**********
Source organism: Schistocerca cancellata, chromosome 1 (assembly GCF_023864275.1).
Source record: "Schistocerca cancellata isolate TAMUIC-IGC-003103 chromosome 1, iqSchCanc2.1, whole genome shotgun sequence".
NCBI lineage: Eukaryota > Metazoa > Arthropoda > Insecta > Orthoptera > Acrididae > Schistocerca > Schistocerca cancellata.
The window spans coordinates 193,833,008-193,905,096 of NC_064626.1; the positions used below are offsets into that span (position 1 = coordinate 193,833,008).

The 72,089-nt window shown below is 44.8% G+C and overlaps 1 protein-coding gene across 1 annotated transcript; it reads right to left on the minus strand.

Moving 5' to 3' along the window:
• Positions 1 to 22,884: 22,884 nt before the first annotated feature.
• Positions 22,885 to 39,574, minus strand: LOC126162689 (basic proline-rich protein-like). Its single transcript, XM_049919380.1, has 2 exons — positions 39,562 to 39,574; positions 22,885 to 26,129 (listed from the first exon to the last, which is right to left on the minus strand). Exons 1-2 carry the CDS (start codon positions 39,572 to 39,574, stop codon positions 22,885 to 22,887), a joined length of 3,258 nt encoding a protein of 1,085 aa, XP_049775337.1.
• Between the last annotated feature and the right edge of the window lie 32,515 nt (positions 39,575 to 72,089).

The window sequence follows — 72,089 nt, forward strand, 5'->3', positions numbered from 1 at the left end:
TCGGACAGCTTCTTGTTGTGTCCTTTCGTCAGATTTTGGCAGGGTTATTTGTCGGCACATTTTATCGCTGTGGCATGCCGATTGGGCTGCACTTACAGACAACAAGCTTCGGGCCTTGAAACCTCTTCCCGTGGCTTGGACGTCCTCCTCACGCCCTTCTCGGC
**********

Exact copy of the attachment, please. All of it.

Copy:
Source organism: Schistocerca cancellata, chromosome 1 (assembly GCF_023864275.1).
Source record: "Schistocerca cancellata isolate TAMUIC-IGC-003103 chromosome 1, iqSchCanc2.1, whole genome shotgun sequence".
NCBI lineage: Eukaryota > Metazoa > Arthropoda > Insecta > Orthoptera > Acrididae > Schistocerca > Schistocerca cancellata.
The window spans coordinates 193,833,008-193,905,096 of NC_064626.1; the positions used below are offsets into that span (position 1 = coordinate 193,833,008).

The 72,089-nt window shown below is 44.8% G+C and overlaps 1 protein-coding gene across 1 annotated transcript; it reads right to left on the minus strand.

Moving 5' to 3' along the window:
• Positions 1 to 22,884: 22,884 nt before the first annotated feature.
• Positions 22,885 to 39,574, minus strand: LOC126162689 (basic proline-rich protein-like). Its single transcript, XM_049919380.1, has 2 exons — positions 39,562 to 39,574; positions 22,885 to 26,129 (listed from the first exon to the last, which is right to left on the minus strand). Exons 1-2 carry the CDS (start codon positions 39,572 to 39,574, stop codon positions 22,885 to 22,887), a joined length of 3,258 nt encoding a protein of 1,085 aa, XP_049775337.1.
• Between the last annotated feature and the right edge of the window lie 32,515 nt (positions 39,575 to 72,089).

The window sequence follows — 72,089 nt, forward strand, 5'->3', positions numbered from 1 at the left end:
TCGGACAGCTTCTTGTTGTGTCCTTTCGTCAGATTTTGGCAGGGTTATTTGTCGGCACATTTTATCGCTGTGGCATGCCGATTGGGCTGCACTTACAGACAACAAGCTTCGGGCCTTGAAACCTCTTCCCGTGGCTTGGACGTCCTCCTCACGCCCTTCTCGGC